The innate immune system produces reactive oxygen species and reactive nitrogen intermediates. Therefore, resistance to oxidative and nitrosative stress is important for pathogens that encounter macrophages and neutrophils. Data from our previous granting period has indicated that the thioredoxin system i) is induced during oxidative and nitrosative stress, ii) is essential for resistance to oxidative and nitrosative stress, and iii) is important for the virulence of Cryptococcus neoformans. There are three interrelated, yet independent, specific aims in this application that will further define the involvement of the thioredoxin system in the complex mechanisms of resistance to reactive oxygen species (ROS) and reactive nitrogen intermediates (RNI). In the first Aim, we propose to localize the components of the thioredoxin system in C. neoformans. Our preliminary data suggests that a thiol specific antioxidant protein (Tsa1) is localized to the periphery of the cell. Our hypothesis is that C. neoformans (and potentially other fungi) has co-opted a unbiquitous, conserved antioxidant system that is used by other organisms to counteract internally derived ROS, and has localized it to the periphery of the cell, where it is effective for combating external ROS. Given that the thioredoxins have been thought to be critical for the recycling of the thiol peroxidase and that Tsa1 is localized in the cell periphery, the precise localization (cell wall, cell membrane, membrane associated, or mitochondrial) of the thiol peroxidases and thioredoxin and the potential for trafficking between the outer periphery and the cytoplasm is important to understand. In this aim we will localize Tsa1, Trx1, and Trx2 more specifically by co-localization studies with known proteins and determine the signals that are important for localization. In the second Aim, we will determine the post-translational modifications that occur to the thiol peroxidase during treatment with nitric oxide or peroxide, and determine if these are critical for function. We will also determine the mechanism by which Tsa1 is recycled. In the third aim, we will determine the mechanism of transcriptional regulation of the thioredoxin system in response to nitrosative stress. We have preliminary data that we have identified a unique transcription factor that in partially responsible for responses to nitric oxide. We will search for an additional transcription factor that mediate the induction of TSA1 by nitric oxide and will determine the mechanism by which a nitric oxide responsive transcription factor is activated. ? ? ?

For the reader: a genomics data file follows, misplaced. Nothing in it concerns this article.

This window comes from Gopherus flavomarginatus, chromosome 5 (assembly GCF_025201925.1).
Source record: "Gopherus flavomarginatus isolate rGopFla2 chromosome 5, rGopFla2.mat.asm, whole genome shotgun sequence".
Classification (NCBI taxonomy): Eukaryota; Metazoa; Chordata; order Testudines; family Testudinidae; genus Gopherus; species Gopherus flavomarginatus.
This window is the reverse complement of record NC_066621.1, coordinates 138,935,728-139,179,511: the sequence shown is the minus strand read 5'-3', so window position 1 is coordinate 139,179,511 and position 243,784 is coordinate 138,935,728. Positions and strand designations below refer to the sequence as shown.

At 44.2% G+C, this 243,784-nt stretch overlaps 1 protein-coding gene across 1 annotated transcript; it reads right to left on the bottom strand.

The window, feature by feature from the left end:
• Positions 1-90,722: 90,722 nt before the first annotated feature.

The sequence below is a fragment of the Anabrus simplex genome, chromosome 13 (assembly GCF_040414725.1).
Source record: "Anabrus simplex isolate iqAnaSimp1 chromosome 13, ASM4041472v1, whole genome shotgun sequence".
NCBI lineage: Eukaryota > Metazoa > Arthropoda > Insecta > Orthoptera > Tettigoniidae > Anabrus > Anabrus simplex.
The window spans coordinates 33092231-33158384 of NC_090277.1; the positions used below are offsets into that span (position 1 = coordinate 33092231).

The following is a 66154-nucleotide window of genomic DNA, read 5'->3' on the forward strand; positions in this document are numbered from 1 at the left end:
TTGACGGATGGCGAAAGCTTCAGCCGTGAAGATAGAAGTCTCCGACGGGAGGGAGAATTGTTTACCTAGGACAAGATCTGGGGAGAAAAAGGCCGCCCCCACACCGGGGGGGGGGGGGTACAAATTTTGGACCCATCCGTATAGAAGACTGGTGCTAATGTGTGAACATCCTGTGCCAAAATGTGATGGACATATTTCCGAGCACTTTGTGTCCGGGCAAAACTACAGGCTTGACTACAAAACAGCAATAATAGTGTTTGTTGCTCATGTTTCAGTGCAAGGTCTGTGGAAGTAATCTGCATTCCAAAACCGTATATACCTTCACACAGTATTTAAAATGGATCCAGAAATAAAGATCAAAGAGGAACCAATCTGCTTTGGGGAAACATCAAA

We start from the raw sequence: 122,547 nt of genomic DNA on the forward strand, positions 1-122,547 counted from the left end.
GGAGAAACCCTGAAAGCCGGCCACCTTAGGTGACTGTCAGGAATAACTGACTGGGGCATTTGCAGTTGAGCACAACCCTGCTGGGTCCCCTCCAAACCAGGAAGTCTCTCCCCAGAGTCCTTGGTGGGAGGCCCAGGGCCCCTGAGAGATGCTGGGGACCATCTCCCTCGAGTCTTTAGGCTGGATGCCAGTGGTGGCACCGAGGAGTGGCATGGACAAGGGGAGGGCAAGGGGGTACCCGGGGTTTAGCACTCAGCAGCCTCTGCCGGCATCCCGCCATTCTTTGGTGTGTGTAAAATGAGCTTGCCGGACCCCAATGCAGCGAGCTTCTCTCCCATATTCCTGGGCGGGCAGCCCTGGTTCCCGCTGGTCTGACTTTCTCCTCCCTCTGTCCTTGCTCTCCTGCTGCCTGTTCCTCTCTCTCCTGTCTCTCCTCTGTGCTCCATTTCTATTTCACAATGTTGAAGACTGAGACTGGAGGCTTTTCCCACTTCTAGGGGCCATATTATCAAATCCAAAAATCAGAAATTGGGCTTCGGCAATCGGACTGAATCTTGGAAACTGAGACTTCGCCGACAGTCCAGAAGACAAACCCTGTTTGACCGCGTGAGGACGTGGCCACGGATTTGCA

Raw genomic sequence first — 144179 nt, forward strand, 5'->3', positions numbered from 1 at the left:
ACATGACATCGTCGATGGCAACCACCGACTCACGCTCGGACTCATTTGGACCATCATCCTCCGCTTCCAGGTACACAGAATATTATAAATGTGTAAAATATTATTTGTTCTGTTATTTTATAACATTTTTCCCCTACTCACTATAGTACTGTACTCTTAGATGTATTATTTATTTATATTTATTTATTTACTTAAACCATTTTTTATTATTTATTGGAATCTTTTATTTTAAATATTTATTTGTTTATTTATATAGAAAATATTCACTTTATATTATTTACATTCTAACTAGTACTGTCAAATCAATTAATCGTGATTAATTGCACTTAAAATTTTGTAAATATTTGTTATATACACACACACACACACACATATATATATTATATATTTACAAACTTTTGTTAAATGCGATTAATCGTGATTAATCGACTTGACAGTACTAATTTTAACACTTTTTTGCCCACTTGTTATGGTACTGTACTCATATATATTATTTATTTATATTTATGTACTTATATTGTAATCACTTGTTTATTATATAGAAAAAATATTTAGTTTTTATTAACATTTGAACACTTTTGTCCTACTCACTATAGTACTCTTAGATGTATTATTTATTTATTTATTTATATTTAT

National Institute of Health (NIH)
National Heart, Lung, and Blood Institute (NHLBI)
Research Project (R01)
Project #
Application #
Study Section
AIDS-associated Opportunistic Infections and Cancer Study Section (AOIC)
Program Officer
Colombini-Hatch, Sandra
Project Start
Project End
Budget Start
Budget End
Support Year
Fiscal Year
Total Cost
Indirect Cost
Saint Louis University
Schools of Medicine
Saint Louis
United States
Zip Code